NBC Is Flying a Lot of Pilots -- Is It Really to Fill Up Jay Leno Airspace? [UPDATED]

Last Updated Jan 5, 2010 3:55 PM EST

(UPDATE: Verne Gay over at Newsday, who has followed the minutiae of the TV business far longer than I have, furthers this theory: that NBC will bump Leno on Thursdays and Fridays, and that a show like NBC's planned remake of "Rockford Files" would only be suitable in a 10 p.m. weekday slot.)

At least one of my 2010 media predictions came true before I even wrote it -- in one of those headlines that got lost in the holiday shuffle, NBC is indeed producing a lot more pilots for the 2010-11 TV season, 18 in fact. If you're keeping score, that's more pilots than the network has produced since 2003. But according to president of primetime entertainment Angela Bromstad, the huge ramping up of pilot production -- last year the network produced only 11 -- has nothing to do with the tepid ratings of the 10 p.m. weeknight "Jay Leno Show" which I've predicted won't last until next year at this time. No, no. Instead Bromstad told Bloomberg that having Leno eat up five hours during the week will allow her to spend more time thinking about the 10 [weekday] hours from 8 to 10. "We have so many holes that we have to essentially rebuild the schedule. Not having the additional five hours has certainly relieved some of the pressure," she said.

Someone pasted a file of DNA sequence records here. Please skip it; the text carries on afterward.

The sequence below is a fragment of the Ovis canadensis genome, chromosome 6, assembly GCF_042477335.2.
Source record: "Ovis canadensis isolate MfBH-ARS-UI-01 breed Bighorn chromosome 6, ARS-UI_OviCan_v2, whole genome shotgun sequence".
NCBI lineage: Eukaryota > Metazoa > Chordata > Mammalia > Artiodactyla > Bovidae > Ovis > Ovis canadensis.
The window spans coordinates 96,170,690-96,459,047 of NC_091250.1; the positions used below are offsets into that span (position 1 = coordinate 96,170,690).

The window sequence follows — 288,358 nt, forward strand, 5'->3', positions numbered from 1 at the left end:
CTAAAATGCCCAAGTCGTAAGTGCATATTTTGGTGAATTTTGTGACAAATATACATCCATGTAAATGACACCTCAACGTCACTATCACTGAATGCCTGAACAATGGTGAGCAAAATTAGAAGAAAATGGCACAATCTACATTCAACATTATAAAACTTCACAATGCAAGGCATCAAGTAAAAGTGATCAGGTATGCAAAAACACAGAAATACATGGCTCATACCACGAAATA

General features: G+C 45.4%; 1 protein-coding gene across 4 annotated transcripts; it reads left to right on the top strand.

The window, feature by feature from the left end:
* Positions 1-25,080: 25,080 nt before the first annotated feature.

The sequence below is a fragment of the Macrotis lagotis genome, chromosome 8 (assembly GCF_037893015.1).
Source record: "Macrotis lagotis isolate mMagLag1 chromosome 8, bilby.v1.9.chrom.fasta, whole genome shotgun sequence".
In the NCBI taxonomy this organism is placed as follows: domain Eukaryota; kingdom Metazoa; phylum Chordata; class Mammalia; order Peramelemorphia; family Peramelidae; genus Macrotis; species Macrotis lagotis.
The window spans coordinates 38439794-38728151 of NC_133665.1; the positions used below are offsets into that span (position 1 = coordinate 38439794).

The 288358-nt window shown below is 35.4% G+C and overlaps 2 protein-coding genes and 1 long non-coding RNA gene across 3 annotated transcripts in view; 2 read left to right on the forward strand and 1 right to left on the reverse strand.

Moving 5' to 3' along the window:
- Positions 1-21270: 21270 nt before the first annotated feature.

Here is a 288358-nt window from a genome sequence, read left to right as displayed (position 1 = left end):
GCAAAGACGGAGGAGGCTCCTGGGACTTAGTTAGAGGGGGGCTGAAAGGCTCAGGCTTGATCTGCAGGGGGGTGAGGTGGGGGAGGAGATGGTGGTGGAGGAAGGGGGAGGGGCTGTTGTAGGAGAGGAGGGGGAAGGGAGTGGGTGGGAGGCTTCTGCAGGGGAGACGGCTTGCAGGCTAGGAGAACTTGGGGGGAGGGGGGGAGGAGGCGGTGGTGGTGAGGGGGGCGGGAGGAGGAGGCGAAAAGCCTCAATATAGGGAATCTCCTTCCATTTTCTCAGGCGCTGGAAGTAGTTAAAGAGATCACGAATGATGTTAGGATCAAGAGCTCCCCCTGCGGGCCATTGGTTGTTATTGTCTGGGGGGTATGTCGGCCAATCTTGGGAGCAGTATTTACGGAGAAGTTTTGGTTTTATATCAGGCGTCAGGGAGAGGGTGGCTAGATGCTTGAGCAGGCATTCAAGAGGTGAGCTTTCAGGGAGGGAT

Please, readers, take that with a grain of salt.

It seems like ordering so many pilots (NBC plans to produce 10 one-hour dramas and eight 30-minute sitcoms), just might leave it with some additional wiggle room if it decides to deep-six the "Leno" show, which seems a likelihood not only because of the show's ratings but because of the unfortunate ripple effect the show has had on local news and the network's late-night schedule. While the chances of any pilot making it on air are very low, and there's of course an even lower chance that a show will actually catch on, consider the following: NBC is ordering up enough pilots to fill the 8 to 10 slot almost one and a half times if the entire current schedule were to be obliterated. While that may be tempting to some who are sick of NBC's seven-year ratings decline -- not even counting this season -- shows like "The Office", "Biggest Loser" and "Law and Order" aren't going anywhere. (Actually, Bromstad has already confirmed "Law and Order" isn't going anywhere next season.)

I'm not saying that Bromstad is exactly stretching the truth in what she said above, but ordering up so many pilots is a great way to hedge one's bets, and if ever a broadcast network needed to do some hedging, it's NBC.

Previous coverage of NBC and "The Jay Leno Show" at BNET Media:
  • Catharine Taylor

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